When a waitress brings over our mac ’n’ cheese croquettes, Jack Monroe’s eyes bulge with joy. “They’re dirty, but sooo good,” the food writer says, proffering one to me. Monroe – who became famous with a blog about a single mother’s life on the breadline – is about to head to a protest to call for David Cameron’s resignation. But first: lunch at a pub in west London.
The child of a nurse and a firefighter, Monroe grew up in Southend-on-Sea and left school at 16. Jobs in a chippie and then the fire service as a call handler followed, but Monroe had to leave the latter after having a son, Jonny. A single parent living on benefits, Monroe started the A Girl Called Jack blog about cooking on a budget. It won 16,000 readers, and led to a bestselling cookbook and a column in The Guardian.
Now, Radio 4 has made a “docu-fiction” exploring Monroe’s adolescent relationship with food. Jaime Winstone plays Monroe (“my fantasy casting”) and June Whitfield is Monroe’s grandmother (“my nan was beside herself ”).
The 28-year-old has also become a figurehead for two groups: single parents, and the trans community after coming out as non-binary (neither woman nor a man). What kind of pressure does being a figurehead impose?
“It can be easy for that community to be disappointed in you, because they finally get some representation, but you don’t sound or look exactly like them, nor hold the same political beliefs. But generally, people are glad there’s a voice out there.”
Monroe only officially came out as trans last year. “I’d already said to my parents, ‘I’ve changed my name to Jack’ and I started presenting as quite masculine and cutting my hair short, and no one said a word. So I thought, ‘Maybe everyone already knows.’ And then it was National Coming Out Day [in October 2015] and I put it out there, and the reaction was immense.”
What does son Jonny, who’s now six, understand? “A boy in his school asked, ‘Is your mum a boy or girl?’ and Jonny said, ‘I don’t know.’ A six-year-old telling it like it is!”
Not everyone has been kind, though. While the publisher of Monroe’s next book wanted to keep the “A Girl Called Jack” branding, Monroe outright refused. “I was like: ‘OK, I tried to kill myself twice in the last three years. A lot of that has been related to my gender identity, and feeling like I couldn’t come out about it because I was in the public eye. You’re asking me to potentially put myself back into a suicide risk for a marketing decision?”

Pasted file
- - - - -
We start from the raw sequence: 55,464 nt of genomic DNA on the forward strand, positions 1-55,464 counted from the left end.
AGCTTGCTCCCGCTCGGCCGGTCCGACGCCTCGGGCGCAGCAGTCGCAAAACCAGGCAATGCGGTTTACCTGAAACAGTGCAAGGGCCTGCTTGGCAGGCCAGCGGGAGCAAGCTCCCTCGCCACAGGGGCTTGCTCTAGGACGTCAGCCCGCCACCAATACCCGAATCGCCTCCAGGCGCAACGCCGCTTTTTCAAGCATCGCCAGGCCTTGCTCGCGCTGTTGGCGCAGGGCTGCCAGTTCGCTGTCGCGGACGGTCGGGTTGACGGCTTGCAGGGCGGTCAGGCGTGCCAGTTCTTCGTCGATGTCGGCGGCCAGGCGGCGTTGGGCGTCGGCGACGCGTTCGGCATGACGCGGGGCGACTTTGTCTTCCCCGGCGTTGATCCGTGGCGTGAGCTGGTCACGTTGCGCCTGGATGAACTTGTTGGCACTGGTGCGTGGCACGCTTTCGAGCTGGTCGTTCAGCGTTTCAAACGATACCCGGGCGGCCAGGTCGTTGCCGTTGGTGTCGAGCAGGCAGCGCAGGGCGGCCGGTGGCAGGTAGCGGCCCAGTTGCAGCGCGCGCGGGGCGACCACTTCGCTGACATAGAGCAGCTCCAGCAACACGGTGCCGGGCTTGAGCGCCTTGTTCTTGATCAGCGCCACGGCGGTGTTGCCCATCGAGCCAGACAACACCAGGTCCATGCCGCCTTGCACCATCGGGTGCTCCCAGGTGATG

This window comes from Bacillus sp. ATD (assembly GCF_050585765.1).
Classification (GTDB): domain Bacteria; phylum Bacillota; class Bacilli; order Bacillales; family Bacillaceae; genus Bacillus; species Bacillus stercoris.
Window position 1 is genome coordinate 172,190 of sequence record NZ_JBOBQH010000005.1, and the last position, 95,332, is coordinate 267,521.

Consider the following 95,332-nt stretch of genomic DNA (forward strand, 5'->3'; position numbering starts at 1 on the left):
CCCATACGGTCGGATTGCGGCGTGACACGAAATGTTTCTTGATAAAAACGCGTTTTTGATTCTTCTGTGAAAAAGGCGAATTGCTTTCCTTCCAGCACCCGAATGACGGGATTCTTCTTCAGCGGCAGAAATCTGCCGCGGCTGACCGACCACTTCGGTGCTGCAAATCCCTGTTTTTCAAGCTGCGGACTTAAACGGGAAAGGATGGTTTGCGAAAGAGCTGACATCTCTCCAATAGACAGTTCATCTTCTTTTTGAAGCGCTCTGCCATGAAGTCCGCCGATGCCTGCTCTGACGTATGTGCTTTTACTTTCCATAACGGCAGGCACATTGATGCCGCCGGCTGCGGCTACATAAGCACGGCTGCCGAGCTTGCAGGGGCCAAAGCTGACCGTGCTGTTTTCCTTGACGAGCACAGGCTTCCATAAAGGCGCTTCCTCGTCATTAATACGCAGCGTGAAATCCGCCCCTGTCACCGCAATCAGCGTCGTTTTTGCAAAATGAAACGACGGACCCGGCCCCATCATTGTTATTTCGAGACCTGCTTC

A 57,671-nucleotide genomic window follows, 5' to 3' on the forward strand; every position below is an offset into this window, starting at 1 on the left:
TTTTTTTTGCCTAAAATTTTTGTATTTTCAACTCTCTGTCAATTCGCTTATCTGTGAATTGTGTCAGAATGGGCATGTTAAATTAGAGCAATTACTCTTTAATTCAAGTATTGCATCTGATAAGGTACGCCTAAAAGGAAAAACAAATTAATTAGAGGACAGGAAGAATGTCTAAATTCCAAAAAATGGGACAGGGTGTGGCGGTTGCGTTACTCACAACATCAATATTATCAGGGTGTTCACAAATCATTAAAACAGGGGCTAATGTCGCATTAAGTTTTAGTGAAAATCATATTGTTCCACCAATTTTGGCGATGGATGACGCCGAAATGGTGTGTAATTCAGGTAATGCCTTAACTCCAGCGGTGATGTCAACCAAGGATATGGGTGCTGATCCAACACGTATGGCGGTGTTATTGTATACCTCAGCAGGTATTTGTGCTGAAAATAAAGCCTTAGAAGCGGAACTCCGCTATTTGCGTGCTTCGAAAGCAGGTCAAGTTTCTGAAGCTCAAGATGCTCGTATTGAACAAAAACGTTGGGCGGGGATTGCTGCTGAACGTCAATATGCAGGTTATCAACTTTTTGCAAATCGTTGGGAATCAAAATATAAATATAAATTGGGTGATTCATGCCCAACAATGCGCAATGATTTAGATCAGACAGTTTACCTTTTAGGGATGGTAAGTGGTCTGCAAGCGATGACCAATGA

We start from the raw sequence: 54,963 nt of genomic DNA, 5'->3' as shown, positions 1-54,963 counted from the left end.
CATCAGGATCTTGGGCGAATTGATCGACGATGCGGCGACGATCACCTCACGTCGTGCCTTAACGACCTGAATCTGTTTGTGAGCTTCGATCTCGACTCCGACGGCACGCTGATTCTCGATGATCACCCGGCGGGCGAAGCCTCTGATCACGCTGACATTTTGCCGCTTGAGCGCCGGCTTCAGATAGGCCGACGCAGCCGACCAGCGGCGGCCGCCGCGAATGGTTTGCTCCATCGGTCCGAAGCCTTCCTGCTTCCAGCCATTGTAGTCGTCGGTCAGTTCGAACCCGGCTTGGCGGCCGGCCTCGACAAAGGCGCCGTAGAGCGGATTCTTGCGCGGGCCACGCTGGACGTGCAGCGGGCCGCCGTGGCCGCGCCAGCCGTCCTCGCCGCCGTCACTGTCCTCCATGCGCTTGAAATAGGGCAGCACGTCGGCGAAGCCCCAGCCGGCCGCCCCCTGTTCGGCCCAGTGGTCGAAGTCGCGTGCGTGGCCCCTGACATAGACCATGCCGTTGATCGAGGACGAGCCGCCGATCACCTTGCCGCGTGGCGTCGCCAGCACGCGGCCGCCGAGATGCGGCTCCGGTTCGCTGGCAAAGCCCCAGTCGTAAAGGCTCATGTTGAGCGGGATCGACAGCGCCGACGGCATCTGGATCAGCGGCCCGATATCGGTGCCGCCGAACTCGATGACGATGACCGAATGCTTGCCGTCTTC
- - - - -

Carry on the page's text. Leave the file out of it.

Monroe talks freely about experiencing mental health problems. “I was in a pit of depression because my publisher didn’t want me any more, barely making it out of bed most days because I was so mired in anxiety and pity.”
Monroe crowd-funded the book, Jack on a Bootstrap, and changed publisher; it will be published in January 2017.
Monroe’s attitude to food hasn’t shifted with success, despite having made ice cream for Bill Nighy and cooking for Clare Balding. “My cooking hasn’t changed because my audience hasn’t changed. And I’m at my most creative when I have the least to play with.”
It’s still Sainsbury’s value flour for baking bread. “I could buy better ingredients but why waste money? I do love a jolly to Borough Market to buy mushrooms or a fennel bulb, but I really enjoy taking simple ingredients – things from tins, not other celebrity chefs’ ‘simple’ ingredients like truffle oil – and making some- thing restaurant-quality.”
Monroe isn’t dating anyone but is “in love with about five different people, all for political reasons”, including Green MP Caroline Lucas; Sophie Walker, the leader of the Women’s Equality Party, and Labour’s Dan Jarvis: “He’s the future of the Labour party. I was saying it before it was cool. I’m a Dan Jarvis hipster.”
Monroe’s mother is disabled, and Monroe was horrified by the cuts to disability benefits outlined (but now scrapped) in the last Budget. So would Monroe go into politics? “Yes. I’m not being coy about this any more. There’s only so long you can stand there, banging your fist on the table.”
Which party is undecided: Monroe is a member of the Greens, but is flirting with the WEP: “I coined a phrase with Sophie Walker the other day – polyamorous politics! That’s the future.” And with that Monroe is off to buy MDF and paints to make a banner of dissent.
A Girl Called Jack begins on BBC Radio 4 tomorrow (Monday 25th April) at 10.45am, and is repeated at 7.45pm
Sign up to the Radio Times newsletter for the latest TV and entertainment news